The case for full-fat yogurt
Dairy fat may be saturated, but it's not unhealthy the way animal fats are.
Not all fats are created equal. There’s the dangerous trans fats, the healthy unsaturated fats, and the middling saturated fats, but even within that final category there are variations. That marbled steak? Bad for you, in non moderate amounts. But that creamy yogurt? It might actually be good for you.
One recent study brought the issue of full-fat dairy to the headlines this week, but this is far from the first study to question the assumed unhealthiness of dairy fat. Researchers have been zeroing in on the health consequences of t dairy fat for a long time. On the whole, studies show that people who eat full-fat dairy tend to be just as healthy or even healthier than those who choose the low-fat options. Let’s talk this through.
Saturated fats get their name because the long carbon chains that make up the molecules are stocked full of hydrogen molecules. And they are easily distinguishable from their unsaturated counterparts as they turn solid at room temperature. Animal meats contain almost exclusively saturated fat as do dairy products and a few other oils such as coconut. Many large-scale studies have linked saturated fat intake with obesity, high cholesterol, and heart disease. The assumption for had been that the link held for all saturated fat, but some more recent studies point to a potentially different conclusion, that only the fats in animal meat, not the ones in dairy, raise our risk of heart problems.
The most recent study followed 2,907 Americans over age 65 without cardiovascular disease for 22 years to see which would develop heart problems. Observational studies like this would usually survey participants to see which ate full-fat dairy and which opted for low-fat versions, then would compare those two categories. Instead, this group measured fatty acid levels in the participants’ blood. Fatty acids are a kind of blood lipid (the other main one is the well-known cholesterol), and levels of these molecules help determine your cardiovascular disease risk. The lipids in saturated fats tend to be unhealthy, but these researchers found that the fatty acids from dairy are different. By measuring the levels of dairy-specific fatty acids, the researchers could figure out which people ate more dairy fat than others and tie that to health outcomes like stroke, cardiovascular disease, and overall mortality. As it turns out, most of them had no influence on mortality. One, called heptadecanoic acid, was associated with a lower risk of stroke. But overall, the authors wrote, “the findings from our investigation and previous studies suggest no major effects of dairy fatty acids on CVD risk.”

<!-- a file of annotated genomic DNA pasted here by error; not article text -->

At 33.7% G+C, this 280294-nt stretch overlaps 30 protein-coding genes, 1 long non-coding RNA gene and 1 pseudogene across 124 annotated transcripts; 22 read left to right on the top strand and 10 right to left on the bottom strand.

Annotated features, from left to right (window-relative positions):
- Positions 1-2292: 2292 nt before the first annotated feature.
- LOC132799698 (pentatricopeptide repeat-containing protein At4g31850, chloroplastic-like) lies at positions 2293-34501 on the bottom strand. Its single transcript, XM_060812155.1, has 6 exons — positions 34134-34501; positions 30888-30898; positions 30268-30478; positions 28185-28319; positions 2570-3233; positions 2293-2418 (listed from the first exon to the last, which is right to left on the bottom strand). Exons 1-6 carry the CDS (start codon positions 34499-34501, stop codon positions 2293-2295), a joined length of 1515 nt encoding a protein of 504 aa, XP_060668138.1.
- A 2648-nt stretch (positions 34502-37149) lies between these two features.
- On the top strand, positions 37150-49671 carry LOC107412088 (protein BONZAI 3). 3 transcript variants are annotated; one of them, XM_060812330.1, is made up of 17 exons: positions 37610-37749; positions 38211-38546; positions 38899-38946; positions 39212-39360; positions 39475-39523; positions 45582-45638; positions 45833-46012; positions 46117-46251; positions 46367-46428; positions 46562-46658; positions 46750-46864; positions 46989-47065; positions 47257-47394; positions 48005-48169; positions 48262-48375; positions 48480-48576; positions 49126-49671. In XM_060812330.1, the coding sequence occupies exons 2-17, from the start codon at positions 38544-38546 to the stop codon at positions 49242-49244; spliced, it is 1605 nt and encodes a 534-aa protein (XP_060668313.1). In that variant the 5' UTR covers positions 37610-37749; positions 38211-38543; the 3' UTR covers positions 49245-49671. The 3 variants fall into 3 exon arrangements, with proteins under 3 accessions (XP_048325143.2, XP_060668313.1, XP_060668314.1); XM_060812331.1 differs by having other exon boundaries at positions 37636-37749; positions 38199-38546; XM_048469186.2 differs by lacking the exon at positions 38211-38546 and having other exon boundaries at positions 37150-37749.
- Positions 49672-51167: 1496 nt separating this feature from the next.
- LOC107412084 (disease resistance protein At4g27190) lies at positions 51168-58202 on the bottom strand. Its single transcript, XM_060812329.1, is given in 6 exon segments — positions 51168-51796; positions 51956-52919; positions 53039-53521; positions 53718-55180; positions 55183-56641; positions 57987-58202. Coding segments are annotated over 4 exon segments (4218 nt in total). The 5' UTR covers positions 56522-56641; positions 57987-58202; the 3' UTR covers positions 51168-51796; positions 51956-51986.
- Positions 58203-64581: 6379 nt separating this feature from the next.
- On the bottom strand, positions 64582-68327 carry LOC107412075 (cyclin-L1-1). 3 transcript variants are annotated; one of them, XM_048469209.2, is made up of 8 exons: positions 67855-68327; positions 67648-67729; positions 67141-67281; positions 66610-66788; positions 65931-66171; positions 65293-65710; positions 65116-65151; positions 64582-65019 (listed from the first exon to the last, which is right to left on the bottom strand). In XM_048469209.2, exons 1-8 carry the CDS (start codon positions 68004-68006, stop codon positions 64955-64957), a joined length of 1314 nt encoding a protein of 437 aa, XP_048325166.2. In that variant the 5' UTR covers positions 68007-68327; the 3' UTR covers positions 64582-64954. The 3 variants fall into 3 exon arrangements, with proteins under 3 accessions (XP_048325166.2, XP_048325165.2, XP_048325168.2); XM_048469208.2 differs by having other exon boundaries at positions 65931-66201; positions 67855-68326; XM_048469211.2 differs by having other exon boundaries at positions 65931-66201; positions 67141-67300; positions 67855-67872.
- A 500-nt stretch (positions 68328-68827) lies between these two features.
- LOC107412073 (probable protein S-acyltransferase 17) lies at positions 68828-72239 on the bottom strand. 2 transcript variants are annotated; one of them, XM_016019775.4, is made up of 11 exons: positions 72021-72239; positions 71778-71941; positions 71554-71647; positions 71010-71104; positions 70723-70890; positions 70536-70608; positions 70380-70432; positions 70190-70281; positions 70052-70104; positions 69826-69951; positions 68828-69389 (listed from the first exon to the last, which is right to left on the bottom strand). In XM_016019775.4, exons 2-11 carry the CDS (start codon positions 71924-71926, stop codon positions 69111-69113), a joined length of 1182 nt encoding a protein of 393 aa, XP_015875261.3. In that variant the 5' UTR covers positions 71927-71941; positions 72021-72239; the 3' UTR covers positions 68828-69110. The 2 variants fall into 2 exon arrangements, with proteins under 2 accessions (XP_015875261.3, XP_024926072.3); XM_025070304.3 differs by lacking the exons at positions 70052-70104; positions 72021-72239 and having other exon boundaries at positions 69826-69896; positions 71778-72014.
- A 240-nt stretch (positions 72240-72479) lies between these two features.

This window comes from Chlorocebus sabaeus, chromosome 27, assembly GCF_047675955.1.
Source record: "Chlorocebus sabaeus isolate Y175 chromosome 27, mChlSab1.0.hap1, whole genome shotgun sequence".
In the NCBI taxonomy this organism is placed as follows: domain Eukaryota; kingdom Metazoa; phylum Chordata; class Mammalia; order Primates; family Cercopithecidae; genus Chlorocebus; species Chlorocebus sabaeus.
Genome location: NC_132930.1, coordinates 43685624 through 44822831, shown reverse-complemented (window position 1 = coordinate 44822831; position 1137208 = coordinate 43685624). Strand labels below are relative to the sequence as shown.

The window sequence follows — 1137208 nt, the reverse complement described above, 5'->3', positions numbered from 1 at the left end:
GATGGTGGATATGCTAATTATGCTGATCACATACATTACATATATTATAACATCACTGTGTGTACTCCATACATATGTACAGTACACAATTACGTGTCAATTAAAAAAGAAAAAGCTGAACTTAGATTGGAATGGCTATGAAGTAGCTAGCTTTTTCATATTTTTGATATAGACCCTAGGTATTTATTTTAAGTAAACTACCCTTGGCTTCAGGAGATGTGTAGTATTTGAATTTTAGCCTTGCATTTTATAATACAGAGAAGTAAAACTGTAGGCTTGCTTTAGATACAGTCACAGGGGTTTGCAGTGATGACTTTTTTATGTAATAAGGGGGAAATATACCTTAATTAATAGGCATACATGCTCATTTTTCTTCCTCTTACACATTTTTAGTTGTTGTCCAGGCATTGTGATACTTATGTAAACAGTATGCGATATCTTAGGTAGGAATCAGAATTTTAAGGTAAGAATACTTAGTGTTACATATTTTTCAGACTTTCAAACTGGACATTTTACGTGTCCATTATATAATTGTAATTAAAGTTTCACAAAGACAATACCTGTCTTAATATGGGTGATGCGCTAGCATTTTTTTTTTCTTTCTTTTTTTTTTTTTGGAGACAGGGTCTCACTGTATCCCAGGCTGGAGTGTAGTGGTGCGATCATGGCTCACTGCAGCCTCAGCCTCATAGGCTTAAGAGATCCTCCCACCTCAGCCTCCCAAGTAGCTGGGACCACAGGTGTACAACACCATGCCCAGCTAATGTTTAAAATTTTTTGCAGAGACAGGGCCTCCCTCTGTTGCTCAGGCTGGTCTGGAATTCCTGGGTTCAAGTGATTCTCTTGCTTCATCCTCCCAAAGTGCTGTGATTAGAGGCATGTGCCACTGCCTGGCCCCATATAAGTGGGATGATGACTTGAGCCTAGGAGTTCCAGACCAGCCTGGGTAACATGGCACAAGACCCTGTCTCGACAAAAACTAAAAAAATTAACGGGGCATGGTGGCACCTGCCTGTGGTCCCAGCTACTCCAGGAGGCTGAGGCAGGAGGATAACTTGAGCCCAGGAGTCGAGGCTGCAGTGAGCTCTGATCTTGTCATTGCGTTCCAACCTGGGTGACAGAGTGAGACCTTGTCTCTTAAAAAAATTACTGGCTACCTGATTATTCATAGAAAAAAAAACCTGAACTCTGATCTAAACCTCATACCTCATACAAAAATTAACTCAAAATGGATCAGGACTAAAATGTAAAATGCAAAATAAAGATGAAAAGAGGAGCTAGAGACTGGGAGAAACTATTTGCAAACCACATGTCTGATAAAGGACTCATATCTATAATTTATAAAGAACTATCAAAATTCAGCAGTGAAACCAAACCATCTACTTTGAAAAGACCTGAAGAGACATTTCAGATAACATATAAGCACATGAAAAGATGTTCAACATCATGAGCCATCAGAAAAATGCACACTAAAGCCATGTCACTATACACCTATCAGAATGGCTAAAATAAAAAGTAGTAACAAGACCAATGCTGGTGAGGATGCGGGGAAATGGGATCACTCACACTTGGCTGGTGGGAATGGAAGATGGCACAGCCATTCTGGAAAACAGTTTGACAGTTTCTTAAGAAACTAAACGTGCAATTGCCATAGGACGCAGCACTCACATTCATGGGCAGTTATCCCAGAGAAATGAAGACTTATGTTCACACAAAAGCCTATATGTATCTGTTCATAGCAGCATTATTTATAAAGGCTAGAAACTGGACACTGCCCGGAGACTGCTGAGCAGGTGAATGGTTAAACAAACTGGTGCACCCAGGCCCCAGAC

Another study on cardiovascular disease found that amongst 3,333 adults who were not diabetic at the beginning of the study, those that had higher fatty acids in their blood (and were therefore eating more dairy fat) had a lower risk of developing diabetes. A clinical trial that assigned 164 people to eat either full fat, low-fat, or no cheese (but an equally-caloric amount of carbohydrates) for 12 weeks found no differences in their LDL (“bad”) cholesterol levels or risk factors for metabolic problems, like diabetes. Levels of “good” or HDL cholesterol were higher amongst those who ate cheese, though, so rejoice in that.
One paper that used data from the Women’s Health Study, a massive, long-term observational study, looked at 18,438 women of normal weight over 45 to see whether eating dairy influenced their likelihood of becoming overweight as they went through menopause. The women who ate full-fat products had a small but significant lowered risk of gaining weight, and those who ate the most fatty dairy had the lowest risk. Those who ate low-fat versions were no less likely to be obese than those who ate no dairy.
A meta-analysis of 16 of these kinds of studies found that on the whole, high-fat dairy consumption was associated with lower risk of obesity and either a lower or equal risk of metabolic health problems (like diabetes). Another similar meta-analysis looking specifically at what causes hypertension found , again, that eating fats from dairy was inversely correlated with hypertension (a.k.a. High blood pressure, which itself is associated with cardiovascular disease).
Researchers aren’t exactly sure why dairy fats are better for you than animal fats. Various theories suggest that it might be how filling they are (maybe you eat fewer calories overall when you have fatty yogurt), or perhaps that there’s some impact on insulin regulation. Cultured dairy, like yogurt and cheese, also have microbes that may contribute to a healthy microbiome—maybe that works in your favor weight-wise as well. Manufacturers also tend to add sugar when they remove fat from dairy products, so some scientists think low-fat versions may be a bit worse for your metabolism in that way. And any low-fat yogurt with added flavor tends to come along with a much higher sugar load.
But all of this shouldn’t mean you go out and buy all those creamy yogurts just yet. Though fat is more satiating and may indeed improve your heart health, it’s also important to remember that fat is highly caloric. It contains nine calories per gram, which is double that of sugar and protein, so we should all be eating fat (and everything) in moderation. Consuming full-fat cheese won’t help you lose weight if you’re eating it on top of a whole pizza. Harvard researchers suggest chowing down on cheese and yogurt alongside something healthier, like fruit or nuts or whole grain crackers, rather than refined carbohydrates.
So go ahead and eat that ultra-creamy brie—just put it on some pears. And don’t overdo it.